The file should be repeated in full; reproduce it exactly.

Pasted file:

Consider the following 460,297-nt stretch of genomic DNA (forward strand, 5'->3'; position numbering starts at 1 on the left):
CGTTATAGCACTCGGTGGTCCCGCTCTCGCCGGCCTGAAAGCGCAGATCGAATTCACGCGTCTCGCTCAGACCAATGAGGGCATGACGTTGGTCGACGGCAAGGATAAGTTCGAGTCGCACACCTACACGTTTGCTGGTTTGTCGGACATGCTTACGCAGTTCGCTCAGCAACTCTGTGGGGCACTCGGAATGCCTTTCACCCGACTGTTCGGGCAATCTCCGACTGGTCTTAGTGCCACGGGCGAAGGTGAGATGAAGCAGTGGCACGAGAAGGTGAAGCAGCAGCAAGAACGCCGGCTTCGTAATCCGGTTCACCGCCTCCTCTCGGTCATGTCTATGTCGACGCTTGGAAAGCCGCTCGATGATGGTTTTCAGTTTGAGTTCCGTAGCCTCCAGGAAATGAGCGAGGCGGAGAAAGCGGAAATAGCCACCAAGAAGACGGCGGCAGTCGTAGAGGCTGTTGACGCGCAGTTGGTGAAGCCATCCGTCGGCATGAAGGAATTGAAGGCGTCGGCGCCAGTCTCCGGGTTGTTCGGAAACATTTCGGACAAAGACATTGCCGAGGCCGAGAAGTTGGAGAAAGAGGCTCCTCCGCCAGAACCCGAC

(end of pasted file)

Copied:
Consider the following 460,297-nt stretch of genomic DNA (forward strand, 5'->3'; position numbering starts at 1 on the left):
CGTTATAGCACTCGGTGGTCCCGCTCTCGCCGGCCTGAAAGCGCAGATCGAATTCACGCGTCTCGCTCAGACCAATGAGGGCATGACGTTGGTCGACGGCAAGGATAAGTTCGAGTCGCACACCTACACGTTTGCTGGTTTGTCGGACATGCTTACGCAGTTCGCTCAGCAACTCTGTGGGGCACTCGGAATGCCTTTCACCCGACTGTTCGGGCAATCTCCGACTGGTCTTAGTGCCACGGGCGAAGGTGAGATGAAGCAGTGGCACGAGAAGGTGAAGCAGCAGCAAGAACGCCGGCTTCGTAATCCGGTTCACCGCCTCCTCTCGGTCATGTCTATGTCGACGCTTGGAAAGCCGCTCGATGATGGTTTTCAGTTTGAGTTCCGTAGCCTCCAGGAAATGAGCGAGGCGGAGAAAGCGGAAATAGCCACCAAGAAGACGGCGGCAGTCGTAGAGGCTGTTGACGCGCAGTTGGTGAAGCCATCCGTCGGCATGAAGGAATTGAAGGCGTCGGCGCCAGTCTCCGGGTTGTTCGGAAACATTTCGGACAAAGACATTGCCGAGGCCGAGAAGTTGGAGAAAGAGGCTCCTCCGCCAGAACCCGAC